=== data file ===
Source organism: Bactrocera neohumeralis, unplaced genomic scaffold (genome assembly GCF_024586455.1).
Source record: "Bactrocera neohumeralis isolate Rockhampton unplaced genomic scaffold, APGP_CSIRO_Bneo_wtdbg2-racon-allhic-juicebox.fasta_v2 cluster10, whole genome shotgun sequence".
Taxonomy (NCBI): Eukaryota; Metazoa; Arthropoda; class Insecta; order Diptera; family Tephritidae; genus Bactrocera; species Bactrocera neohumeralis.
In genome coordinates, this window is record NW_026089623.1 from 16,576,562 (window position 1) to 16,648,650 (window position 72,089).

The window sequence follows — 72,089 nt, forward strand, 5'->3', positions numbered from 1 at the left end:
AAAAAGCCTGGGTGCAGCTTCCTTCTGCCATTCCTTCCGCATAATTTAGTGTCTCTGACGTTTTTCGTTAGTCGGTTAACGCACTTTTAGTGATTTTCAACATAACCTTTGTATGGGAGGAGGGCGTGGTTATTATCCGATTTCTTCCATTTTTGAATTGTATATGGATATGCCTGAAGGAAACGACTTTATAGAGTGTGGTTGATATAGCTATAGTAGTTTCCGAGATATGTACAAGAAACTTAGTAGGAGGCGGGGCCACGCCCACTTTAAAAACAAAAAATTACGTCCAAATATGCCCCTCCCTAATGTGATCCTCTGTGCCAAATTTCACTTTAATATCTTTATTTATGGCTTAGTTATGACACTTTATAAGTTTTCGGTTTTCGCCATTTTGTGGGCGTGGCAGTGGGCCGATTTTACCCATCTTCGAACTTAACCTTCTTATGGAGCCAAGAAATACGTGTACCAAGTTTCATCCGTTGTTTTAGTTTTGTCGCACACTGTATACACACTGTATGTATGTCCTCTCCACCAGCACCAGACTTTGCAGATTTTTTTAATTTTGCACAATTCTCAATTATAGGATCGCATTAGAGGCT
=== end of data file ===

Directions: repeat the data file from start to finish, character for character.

Source organism: Bactrocera neohumeralis, unplaced genomic scaffold (genome assembly GCF_024586455.1).
Source record: "Bactrocera neohumeralis isolate Rockhampton unplaced genomic scaffold, APGP_CSIRO_Bneo_wtdbg2-racon-allhic-juicebox.fasta_v2 cluster10, whole genome shotgun sequence".
Taxonomy (NCBI): Eukaryota; Metazoa; Arthropoda; class Insecta; order Diptera; family Tephritidae; genus Bactrocera; species Bactrocera neohumeralis.
In genome coordinates, this window is record NW_026089623.1 from 16,576,562 (window position 1) to 16,648,650 (window position 72,089).

The window sequence follows — 72,089 nt, forward strand, 5'->3', positions numbered from 1 at the left end:
AAAAAGCCTGGGTGCAGCTTCCTTCTGCCATTCCTTCCGCATAATTTAGTGTCTCTGACGTTTTTCGTTAGTCGGTTAACGCACTTTTAGTGATTTTCAACATAACCTTTGTATGGGAGGAGGGCGTGGTTATTATCCGATTTCTTCCATTTTTGAATTGTATATGGATATGCCTGAAGGAAACGACTTTATAGAGTGTGGTTGATATAGCTATAGTAGTTTCCGAGATATGTACAAGAAACTTAGTAGGAGGCGGGGCCACGCCCACTTTAAAAACAAAAAATTACGTCCAAATATGCCCCTCCCTAATGTGATCCTCTGTGCCAAATTTCACTTTAATATCTTTATTTATGGCTTAGTTATGACACTTTATAAGTTTTCGGTTTTCGCCATTTTGTGGGCGTGGCAGTGGGCCGATTTTACCCATCTTCGAACTTAACCTTCTTATGGAGCCAAGAAATACGTGTACCAAGTTTCATCCGTTGTTTTAGTTTTGTCGCACACTGTATACACACTGTATGTATGTCCTCTCCACCAGCACCAGACTTTGCAGATTTTTTTAATTTTGCACAATTCTCAATTATAGGATCGCATTAGAGGCT